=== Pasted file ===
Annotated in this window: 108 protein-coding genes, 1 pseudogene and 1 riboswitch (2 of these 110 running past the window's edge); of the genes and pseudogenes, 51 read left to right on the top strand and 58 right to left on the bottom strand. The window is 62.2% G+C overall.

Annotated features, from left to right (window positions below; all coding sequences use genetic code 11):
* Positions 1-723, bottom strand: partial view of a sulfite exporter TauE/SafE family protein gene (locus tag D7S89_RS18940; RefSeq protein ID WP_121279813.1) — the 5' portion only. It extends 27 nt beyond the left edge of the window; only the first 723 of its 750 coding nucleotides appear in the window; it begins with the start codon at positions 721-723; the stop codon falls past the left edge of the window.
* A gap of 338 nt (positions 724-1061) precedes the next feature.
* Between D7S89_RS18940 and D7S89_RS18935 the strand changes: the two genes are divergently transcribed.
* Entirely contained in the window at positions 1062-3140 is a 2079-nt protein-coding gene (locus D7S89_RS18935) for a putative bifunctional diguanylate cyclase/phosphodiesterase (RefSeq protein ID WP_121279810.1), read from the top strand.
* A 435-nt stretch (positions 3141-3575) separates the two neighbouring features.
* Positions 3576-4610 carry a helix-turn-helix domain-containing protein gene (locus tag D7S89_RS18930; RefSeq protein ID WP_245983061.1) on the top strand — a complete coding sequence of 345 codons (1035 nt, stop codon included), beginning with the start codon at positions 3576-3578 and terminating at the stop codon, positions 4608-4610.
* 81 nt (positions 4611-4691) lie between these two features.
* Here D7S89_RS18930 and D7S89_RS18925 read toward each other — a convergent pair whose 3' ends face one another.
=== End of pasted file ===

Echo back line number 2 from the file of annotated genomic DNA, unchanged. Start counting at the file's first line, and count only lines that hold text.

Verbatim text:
Annotated features, from left to right (window positions below; all coding sequences use genetic code 11):